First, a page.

Want a great yard but not sure the best way to mow?  Follow these tips from the pros and your yard will be looking great in no time.

  1. Remove debris prior to mowing.  Debris, such as small pieces of trash and sticks, that is too large for the mower to mulch can cause problems for your mower and may create safety hazards.
  2. Take proper safety precautions.  Wear closed-toed shoes.  Ensure that all shield and safety guards are in place prior to operation.
  3. Do not mow right after it rains.  Mowing wet grass will cause clumping and ruts.  This also leaves the lawn more susceptible to certain diseases.
  4. Mow in the morning.  It is preferable to mow earlier in the day.  It’s better for the grass and the lower temperatures are better for you.
  5. Change directions.  The pattern change will control coarse grass and create even surfaces.
  6. Mow the right height.  Generally remove no more than 1/3 of height of the grass.
  7. Blow clippings back off hard surfaces after mowing.  It looks nice and avoids the clippings from blowing into the street or on your neighbor’s property.
  8. Consider grass cycling.  Grass cycling allows grass clippings to remain on the lawn, allowing nitrogen and nutrients to be returned to the soil.  It also protects agains fungal disease.  If the grass is long, you may have to double cut it to properly mulch-up clippings.  Never leave excess clippings on top of the lawn.
  9. Maintain vertical edges along hard surfaces for a manicured finished look.  Trim around obstacles using a string trimmer.
  10. Keep your mower in top shape.  Not only are dull blades not effective, the can damage your lawn.
*Adapted from LoveYourLandscape.org

White Grubs


The number one insect problem that is responsible for killing turf grass in the northeast is the damage created by the larvae of many of the scarabaeid (beetles) pests.  These larvae are commonly known as white grubs.  White grub damage can be devastating to home lawns, athletic fields, parks, cemeteries, golf courses and other turf grass areas.


Damage typically shows up in September and is evident through October.  In the spring as soil temperatures warm, grubs will resume feeding.  Damage caused by white grubs is the result of the grubs eating the root system of the turf.  Symptoms of white grub damage begin with the turf turning a bluish color (wilting), followed by the death of the turf grass.  Dead turf can be easily pulled up or rolled back, often exposing the grubs.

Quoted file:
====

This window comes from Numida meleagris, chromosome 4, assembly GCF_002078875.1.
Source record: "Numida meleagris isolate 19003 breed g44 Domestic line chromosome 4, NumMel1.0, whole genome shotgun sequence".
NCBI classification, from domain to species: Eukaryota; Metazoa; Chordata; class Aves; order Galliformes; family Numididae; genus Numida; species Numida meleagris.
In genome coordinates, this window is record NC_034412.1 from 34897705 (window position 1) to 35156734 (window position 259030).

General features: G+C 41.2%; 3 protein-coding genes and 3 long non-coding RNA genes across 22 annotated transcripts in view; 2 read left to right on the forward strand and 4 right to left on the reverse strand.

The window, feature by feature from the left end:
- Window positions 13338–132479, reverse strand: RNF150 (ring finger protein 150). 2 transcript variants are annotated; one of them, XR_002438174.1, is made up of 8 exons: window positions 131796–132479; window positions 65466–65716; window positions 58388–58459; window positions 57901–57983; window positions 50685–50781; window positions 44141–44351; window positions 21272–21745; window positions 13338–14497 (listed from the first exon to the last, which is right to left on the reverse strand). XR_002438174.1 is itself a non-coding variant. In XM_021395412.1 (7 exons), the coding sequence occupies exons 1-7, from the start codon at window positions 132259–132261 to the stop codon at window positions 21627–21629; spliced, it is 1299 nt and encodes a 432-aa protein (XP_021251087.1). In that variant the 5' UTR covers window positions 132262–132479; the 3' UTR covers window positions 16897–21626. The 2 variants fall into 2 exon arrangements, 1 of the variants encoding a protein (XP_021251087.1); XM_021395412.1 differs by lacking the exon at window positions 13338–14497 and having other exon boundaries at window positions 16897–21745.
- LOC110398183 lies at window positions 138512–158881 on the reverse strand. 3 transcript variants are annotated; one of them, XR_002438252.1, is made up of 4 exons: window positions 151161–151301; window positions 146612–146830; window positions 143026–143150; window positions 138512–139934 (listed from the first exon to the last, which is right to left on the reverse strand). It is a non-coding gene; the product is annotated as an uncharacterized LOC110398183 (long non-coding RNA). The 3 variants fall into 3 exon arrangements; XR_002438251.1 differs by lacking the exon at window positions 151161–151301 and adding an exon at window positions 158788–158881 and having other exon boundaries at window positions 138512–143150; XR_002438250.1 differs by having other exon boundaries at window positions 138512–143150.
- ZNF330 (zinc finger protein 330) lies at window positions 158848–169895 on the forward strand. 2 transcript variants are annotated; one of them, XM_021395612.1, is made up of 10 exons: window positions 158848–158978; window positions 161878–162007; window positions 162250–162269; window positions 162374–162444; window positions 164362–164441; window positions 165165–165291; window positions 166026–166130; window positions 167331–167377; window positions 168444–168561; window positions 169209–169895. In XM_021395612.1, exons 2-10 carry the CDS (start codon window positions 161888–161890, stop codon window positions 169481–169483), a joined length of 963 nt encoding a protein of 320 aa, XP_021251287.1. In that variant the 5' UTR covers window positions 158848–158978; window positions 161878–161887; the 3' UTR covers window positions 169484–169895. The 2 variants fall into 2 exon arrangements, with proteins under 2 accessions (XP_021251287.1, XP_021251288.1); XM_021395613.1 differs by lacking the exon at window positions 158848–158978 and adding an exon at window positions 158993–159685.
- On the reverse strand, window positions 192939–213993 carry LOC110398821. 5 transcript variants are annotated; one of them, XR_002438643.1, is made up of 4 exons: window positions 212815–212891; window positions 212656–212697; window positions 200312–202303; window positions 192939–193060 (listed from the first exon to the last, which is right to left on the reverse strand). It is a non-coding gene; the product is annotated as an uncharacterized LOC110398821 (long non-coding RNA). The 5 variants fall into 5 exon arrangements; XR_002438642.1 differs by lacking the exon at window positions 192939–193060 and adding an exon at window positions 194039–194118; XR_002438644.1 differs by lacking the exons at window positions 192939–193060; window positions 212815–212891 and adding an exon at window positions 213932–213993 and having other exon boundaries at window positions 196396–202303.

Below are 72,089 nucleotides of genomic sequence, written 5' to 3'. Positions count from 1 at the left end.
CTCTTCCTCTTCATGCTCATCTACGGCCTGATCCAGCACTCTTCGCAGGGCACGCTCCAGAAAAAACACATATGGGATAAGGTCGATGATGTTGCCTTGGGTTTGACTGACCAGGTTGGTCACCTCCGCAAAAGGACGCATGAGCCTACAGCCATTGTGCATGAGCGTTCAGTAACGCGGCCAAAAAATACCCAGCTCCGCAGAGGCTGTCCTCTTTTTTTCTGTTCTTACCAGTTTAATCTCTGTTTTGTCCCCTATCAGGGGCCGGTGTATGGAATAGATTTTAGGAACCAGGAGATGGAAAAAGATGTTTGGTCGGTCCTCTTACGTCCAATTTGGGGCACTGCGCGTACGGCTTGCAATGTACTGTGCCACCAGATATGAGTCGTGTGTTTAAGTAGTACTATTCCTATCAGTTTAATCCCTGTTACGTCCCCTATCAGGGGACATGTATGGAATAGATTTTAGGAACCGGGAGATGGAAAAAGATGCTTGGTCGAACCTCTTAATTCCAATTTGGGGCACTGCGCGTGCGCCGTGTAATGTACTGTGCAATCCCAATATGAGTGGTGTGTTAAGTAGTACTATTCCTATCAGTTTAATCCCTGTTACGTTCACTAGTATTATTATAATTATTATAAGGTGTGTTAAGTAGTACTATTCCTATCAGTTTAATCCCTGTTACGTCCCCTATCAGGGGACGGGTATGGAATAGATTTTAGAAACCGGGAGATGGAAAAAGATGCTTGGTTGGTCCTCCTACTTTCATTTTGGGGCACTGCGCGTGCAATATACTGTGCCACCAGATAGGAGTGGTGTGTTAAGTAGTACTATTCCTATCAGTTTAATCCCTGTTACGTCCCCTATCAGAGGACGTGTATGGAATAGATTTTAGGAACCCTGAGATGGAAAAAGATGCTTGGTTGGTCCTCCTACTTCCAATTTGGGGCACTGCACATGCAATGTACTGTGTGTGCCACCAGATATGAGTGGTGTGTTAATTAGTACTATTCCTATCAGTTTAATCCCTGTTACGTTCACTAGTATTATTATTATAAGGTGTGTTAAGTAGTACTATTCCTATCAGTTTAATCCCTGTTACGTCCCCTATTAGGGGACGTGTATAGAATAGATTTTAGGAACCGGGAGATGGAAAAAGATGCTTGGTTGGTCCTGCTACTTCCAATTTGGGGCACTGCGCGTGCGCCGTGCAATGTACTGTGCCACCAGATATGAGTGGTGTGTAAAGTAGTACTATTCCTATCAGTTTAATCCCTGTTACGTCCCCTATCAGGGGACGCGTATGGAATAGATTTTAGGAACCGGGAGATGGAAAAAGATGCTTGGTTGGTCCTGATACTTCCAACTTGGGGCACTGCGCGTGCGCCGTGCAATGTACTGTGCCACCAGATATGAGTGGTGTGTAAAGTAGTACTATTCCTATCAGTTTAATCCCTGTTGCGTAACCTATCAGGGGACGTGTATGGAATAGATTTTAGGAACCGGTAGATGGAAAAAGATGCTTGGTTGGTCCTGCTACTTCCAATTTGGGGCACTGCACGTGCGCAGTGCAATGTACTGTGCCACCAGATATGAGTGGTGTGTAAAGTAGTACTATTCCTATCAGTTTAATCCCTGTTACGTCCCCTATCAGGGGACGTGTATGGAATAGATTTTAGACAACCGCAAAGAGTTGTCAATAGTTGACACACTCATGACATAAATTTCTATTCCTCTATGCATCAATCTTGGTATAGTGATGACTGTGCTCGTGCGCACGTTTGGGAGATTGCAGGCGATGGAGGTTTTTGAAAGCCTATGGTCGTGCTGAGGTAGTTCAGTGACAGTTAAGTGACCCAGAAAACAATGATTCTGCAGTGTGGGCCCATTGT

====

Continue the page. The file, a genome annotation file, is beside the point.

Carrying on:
In New England, there are many beetles that produce white grubs, five of the most likely to create lawn damage are the larvae of the:

Japanese Beetle

Oriental Beetle

Northern Masked Chafer

European Chafer

Asiatic Garden Beetle

To properly control, scout and monitor for white grubs it is necessary to understand the life cycles of these pests.  All of the above mentioned beetles have one generation per year.  Generally the life cycles of these beetles are very similar.  In Massachusetts, the adult beetles usually emerge from late June through July depending on the species.  After emergence the beetles mate and lay eggs throughout July and August.  Newly hatched white grubs may be seen in late July through early August.

Preventative control can be accomplished with applications such as, halofenozide (Mach 2 ®️), imidacloprid (Merit ®️), or clothianidin (Arena ®️).  These products are extremely effective in controlling white grubs.  Proper timing should be prior to egg hatch.  Recommendation for timing of applications with these products is June through July 15th.  A target date of June 15th would be best.  Preventative applications should be watered in with at least 1/2″ of water.  The advantages of preventative applications are that you greatly reduce the possibility of grub damage to the lawn.  Also, preventative products tend to be more environmentally friendly than curative applications.

The Turf Pros uses imidacloprid (Merit®️) on our lawns.  We have found it to be the safest, most effective product on the market.  The most important factor for effective control of white grubs using Merit®️ is the timing of the application.